WASHINGTON, February 24 ------ Bernie Sanders’ commanding Nevada caucus victory made him a top target for his Democratic rivals and a growing source of anxiety for establishment Democrats worried that the nomination of an avowed democratic socialist could cost the party in November. Sanders’ win solidified his front-runner status in the crowded field as the race turned to Saturday’s presidential primary in South Carolina, where his moderate opponents scrambled to try to blunt the Vermont senator’s momentum. But with so-called Super Tuesday just three days later, when 14 states vote and one-third of the delegates are awarded, time was running short for Sanders’ opponents to consolidate support.
That prospect on Sunday amplified concerns among Democrats who believe Sanders’ call for a political “revolution” would drive moderate and independent voters away from the party, both in the matchup against President Donald Trump and in House and Senate races. “I think it would be a real burden for us in these states or congressional districts that we have to do well in,” South Carolina Rep. Jim Clyburn, the House minority whip and the top-ranking black Democrat in Congress, said Sunday on ABC’s “This Week.”
Clyburn, who said he’ll endorse a candidate on Wednesday, specifically pointed to the districts Democrats flipped to take control of the House in 2018. “In those districts, it’s going to be tough to hold on to these jobs if you have to make the case for accepting a self-proclaimed democratic socialist,” he said. Sanders’ campaign argued he will bring in new and infrequent voters — largely progressives, young people and voters of color — who have been alienated from the process and seek a drastic overhaul of Washington, not merely trying to oust Trump. He successfully relied on that coalition Saturday to dominate his Democratic rivals in Nevada, pulling far ahead of the second-place finisher, former Vice President Joe Biden, and Pete Buttigieg, the former mayor of South Bend, Indiana, who came in third.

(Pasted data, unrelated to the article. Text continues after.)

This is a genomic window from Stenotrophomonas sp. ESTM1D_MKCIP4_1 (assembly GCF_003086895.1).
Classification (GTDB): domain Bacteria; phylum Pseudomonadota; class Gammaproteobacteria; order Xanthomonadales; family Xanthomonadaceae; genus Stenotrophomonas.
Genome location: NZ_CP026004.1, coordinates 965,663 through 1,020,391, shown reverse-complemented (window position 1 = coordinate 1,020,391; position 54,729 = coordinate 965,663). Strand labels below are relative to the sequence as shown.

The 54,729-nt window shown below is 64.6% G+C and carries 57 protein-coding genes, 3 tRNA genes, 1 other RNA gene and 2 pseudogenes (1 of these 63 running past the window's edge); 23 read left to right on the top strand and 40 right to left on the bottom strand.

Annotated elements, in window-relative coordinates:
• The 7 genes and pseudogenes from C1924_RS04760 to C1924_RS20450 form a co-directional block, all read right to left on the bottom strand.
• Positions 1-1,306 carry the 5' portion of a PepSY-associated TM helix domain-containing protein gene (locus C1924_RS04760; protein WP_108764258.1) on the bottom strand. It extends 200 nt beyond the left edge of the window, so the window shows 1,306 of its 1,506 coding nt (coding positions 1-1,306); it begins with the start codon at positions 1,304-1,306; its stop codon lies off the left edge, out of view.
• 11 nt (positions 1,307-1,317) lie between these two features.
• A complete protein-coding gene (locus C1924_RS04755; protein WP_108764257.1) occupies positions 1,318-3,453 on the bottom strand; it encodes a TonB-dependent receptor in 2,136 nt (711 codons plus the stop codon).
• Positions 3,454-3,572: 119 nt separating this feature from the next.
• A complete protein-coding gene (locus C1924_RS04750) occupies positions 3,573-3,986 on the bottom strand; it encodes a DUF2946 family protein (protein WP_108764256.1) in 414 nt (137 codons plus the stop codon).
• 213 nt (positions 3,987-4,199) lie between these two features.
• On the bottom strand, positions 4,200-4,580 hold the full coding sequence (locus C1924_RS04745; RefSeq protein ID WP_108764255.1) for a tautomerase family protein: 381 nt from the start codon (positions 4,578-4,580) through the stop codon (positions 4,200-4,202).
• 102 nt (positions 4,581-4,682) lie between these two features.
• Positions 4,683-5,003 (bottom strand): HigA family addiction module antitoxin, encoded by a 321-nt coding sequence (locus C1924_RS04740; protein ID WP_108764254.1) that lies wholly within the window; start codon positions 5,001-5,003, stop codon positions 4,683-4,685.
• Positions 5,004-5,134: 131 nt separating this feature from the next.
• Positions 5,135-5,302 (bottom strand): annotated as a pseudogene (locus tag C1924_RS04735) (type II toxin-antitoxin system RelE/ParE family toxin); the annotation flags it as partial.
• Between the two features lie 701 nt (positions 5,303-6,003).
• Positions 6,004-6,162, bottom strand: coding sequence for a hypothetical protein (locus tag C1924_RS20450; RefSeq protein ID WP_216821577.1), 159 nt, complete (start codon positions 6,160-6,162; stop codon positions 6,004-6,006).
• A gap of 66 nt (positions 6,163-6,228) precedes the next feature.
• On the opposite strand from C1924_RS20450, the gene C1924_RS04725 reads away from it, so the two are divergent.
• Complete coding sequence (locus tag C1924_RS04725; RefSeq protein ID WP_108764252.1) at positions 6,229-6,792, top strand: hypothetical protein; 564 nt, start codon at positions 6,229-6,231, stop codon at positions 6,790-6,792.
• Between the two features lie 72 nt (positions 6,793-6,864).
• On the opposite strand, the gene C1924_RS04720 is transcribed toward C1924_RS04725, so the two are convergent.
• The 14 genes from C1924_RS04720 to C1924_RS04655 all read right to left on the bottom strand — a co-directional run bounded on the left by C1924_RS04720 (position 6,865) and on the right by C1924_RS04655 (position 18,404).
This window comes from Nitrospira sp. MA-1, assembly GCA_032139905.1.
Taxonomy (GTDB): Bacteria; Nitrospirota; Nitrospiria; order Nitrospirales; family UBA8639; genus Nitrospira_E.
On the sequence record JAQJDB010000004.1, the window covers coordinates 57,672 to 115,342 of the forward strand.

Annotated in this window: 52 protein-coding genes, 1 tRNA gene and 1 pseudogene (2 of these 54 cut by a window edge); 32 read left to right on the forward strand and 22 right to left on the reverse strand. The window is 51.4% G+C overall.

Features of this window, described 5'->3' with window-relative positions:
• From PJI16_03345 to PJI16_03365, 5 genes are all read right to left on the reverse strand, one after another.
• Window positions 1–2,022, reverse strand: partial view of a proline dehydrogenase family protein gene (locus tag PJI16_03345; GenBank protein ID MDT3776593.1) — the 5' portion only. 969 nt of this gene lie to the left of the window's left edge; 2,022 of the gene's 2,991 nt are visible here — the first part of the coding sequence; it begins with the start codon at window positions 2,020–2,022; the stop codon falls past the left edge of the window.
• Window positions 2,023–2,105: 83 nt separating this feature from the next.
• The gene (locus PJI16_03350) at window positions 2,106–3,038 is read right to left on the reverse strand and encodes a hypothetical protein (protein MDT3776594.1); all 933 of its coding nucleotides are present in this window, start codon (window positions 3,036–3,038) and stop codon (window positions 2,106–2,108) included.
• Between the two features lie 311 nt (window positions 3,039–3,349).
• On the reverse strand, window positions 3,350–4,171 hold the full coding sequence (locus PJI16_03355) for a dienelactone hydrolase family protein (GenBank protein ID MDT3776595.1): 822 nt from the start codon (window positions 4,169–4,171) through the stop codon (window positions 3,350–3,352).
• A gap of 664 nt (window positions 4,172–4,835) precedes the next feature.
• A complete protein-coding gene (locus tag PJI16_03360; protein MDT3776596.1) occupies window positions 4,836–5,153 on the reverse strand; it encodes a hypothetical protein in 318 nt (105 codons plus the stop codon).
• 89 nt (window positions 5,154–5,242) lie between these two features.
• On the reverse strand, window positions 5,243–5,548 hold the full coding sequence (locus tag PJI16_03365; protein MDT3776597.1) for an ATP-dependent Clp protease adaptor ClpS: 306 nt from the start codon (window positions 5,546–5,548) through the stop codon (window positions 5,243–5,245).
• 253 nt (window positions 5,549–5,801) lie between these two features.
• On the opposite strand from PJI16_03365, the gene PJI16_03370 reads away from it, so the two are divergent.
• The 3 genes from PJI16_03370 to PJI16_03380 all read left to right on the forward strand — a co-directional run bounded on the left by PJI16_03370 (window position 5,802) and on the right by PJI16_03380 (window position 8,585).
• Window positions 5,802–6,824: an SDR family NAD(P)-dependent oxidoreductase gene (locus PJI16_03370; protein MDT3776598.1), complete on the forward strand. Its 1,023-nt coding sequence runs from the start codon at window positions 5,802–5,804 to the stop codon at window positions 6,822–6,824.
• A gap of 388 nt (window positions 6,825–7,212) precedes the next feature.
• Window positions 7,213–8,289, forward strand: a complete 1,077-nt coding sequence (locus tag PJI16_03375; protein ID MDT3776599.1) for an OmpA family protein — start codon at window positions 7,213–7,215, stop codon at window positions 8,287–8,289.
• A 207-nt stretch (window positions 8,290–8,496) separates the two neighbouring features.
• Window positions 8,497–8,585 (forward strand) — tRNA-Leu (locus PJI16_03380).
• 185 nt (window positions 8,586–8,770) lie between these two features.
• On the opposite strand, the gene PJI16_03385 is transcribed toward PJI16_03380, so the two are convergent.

Massachusetts Sen. Elizabeth Warren landed in fourth, while Minnesota Sen. Amy Klobuchar and Tom Steyer were in a close race for fifth as the Nevada Democratic Party continued to tabulate results. Sanders celebrated the win in Texas, a top Super Tuesday prize and a state that Democrats see trending their way thanks to a growing Hispanic population and opposition to Trump in the suburbs. Sounding like a candidate who had already secured the nomination, Sanders told thousands of cheering supporters who filled a basketball arena on the campus of the University of Houston that he would win in the state both next month and next fall. “If working people and young people of this city, black and white and Latino, gay or straight, if our people stand together, come out to vote, we’re going to win here in Texas,” he said.
Sanders’ new status was clear as most of his rivals sharpened their focus on him.